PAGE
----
WILMINGTON -- Chris "Kip" Adams, an owner of the Adams Farm, attended the last part of a hearing regarding a proposed paintball course on the property and defended bringing the activity there.
"It is an Adams Farm endeavor," he ensured neighbors. "We have the petting farm there. We have the animals. I don't want them shot. I don't want the public at the farm getting shot. We're going to make sure that doesn't happen."
Although it was not and did not need to be warned, most of the attendees who opposed the project at the previous meeting were at the Development Review Board meeting on Monday, June 2.
Adams and his wife Tina Cullen had applied to the DRB to install two paintball courses on the property at 15 Higley Hill Road. Farm employee Jim Knabe represented the applicants at the previous meeting on May 19, where he said an Act 250 permit would be issued. The hearing was kept open so that more maps could be entered as exhibits. Some neighbors believed that the map was not accurate and asked for more details.
This time, Knabe brought former professional paintball player Ryan Todd to alleviate some of the worries having to do with noise. Knabe mentioned that when shot, the paintballs for sale at the farm would reach 27 decibels and no other paintballs could be used on site. DRB member Wendy Manners believed a normal conversation reaches about 50 decibels.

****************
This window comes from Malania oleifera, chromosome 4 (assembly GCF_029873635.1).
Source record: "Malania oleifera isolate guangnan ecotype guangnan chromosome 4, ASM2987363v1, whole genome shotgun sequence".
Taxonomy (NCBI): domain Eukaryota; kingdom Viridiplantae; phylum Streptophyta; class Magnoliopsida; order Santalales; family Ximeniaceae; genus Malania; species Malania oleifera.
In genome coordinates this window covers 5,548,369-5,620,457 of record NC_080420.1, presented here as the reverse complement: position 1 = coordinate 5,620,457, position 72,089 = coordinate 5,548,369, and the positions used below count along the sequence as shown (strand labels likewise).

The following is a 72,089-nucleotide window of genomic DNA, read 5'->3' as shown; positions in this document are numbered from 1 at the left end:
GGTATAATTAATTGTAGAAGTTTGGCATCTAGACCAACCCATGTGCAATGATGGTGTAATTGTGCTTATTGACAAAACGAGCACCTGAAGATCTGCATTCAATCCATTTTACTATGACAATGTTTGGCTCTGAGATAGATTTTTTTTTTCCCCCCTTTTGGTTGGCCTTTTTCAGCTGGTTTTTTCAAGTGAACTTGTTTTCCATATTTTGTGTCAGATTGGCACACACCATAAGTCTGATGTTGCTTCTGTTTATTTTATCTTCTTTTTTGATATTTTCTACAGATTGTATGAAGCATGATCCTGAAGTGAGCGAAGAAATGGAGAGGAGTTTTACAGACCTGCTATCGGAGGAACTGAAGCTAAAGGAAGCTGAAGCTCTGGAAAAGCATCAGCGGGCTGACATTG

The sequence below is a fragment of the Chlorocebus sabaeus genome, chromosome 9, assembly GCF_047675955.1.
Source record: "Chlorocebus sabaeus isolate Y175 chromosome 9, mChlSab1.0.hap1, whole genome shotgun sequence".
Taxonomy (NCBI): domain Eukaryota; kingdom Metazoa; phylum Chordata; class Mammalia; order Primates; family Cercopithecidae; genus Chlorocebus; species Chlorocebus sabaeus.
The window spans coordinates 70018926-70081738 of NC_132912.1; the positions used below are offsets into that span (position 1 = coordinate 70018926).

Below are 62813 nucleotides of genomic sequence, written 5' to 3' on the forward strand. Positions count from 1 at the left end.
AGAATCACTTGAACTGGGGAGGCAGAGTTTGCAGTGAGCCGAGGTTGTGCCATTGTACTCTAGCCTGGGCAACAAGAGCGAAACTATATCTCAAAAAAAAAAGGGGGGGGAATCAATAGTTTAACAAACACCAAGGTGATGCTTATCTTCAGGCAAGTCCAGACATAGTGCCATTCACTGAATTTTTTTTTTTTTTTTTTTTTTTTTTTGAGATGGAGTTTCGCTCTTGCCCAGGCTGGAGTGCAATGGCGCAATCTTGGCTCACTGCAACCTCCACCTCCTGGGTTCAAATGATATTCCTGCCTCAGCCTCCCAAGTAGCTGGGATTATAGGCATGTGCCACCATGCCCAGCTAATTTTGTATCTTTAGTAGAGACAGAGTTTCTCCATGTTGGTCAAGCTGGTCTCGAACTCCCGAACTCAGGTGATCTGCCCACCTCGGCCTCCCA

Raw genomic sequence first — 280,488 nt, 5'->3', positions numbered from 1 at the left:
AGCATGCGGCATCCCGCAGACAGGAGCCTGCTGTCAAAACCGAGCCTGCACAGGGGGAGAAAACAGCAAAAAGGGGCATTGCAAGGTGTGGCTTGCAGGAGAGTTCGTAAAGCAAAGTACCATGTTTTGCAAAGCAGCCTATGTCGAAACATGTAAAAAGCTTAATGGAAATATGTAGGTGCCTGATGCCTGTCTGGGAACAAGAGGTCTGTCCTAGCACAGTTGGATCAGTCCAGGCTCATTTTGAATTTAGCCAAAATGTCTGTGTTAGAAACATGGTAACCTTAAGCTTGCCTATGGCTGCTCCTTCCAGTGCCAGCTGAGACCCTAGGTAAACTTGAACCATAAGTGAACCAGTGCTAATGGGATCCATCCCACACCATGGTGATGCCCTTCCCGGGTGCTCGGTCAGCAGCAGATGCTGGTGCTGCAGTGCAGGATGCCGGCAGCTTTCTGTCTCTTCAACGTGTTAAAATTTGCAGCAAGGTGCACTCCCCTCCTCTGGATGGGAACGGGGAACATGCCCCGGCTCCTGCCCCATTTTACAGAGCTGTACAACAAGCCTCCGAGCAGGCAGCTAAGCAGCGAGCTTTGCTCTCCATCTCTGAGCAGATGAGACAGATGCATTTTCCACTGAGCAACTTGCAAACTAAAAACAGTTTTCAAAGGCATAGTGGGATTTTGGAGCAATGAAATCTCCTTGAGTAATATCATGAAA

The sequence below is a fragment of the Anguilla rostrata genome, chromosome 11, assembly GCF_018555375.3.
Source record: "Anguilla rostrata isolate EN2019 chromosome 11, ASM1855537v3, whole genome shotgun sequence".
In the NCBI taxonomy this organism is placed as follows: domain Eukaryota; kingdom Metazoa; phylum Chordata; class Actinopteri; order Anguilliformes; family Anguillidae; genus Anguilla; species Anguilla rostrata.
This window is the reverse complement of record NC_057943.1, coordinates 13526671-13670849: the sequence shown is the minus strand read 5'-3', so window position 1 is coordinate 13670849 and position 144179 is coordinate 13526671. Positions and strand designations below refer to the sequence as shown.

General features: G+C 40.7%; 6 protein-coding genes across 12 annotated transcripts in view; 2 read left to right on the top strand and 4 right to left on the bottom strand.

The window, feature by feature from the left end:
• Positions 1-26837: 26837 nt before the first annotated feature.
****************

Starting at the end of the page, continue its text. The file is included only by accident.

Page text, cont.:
Knabe also said he had experience running paintball events in Tennessee and will be supervising any games held at the farm.
"If we don't do this in a professional manner, our insurance won't cover it," he added. "We'll have to train some other people on the farm. We're trying to use people to the best advantage so there's no down time."
For insurance purposes, there can be no more than 30 people on each of the proposed courses at a time and no more than 60 altogether. If there are 30 for one game, two officials will be need to be watching in the style of a referee.
Neighbor Beth Jennings Leggiere, who had voiced strong opposition to the project at the earlier meeting, brought her own copies of maps to show the board. She thought it would be close to her property.
"There's no paintball that's going to go that far," said Adams. "The closest house will be my own."
Abutters called for policies and procedures to be spelled out before a permit is granted, along with hours of operation. The size of the course was a question that lingered before the hearing was closed.
"I just feel like this is above and beyond farming activity," said Leggiere. "I went to the zoning office and there were six files in there since we moved in here in 2006 ... Bands and bonfires one time, I can deal with. This is every single day they're asking to do it."
DRB Chairman Peter Wallace reminded her the board needed to remain objective and assured her that the board heard all the testimony given during the hearing.
At the previous meeting, Steve Adams, a neighbor and member of the family, brought up the struggles of keeping the farm within the family and supported the project. As its current owner, Chris Adams spoke of how they needed to do something soon to keep it going.
New operations that include a slaughterhouse are part of an effort on the owners part to keep the farm within the family.
Chris Mays can be reached at 802-254-2311, ext. 273, or email@example.com. Follow Chris on Twitter @CMaysReformer.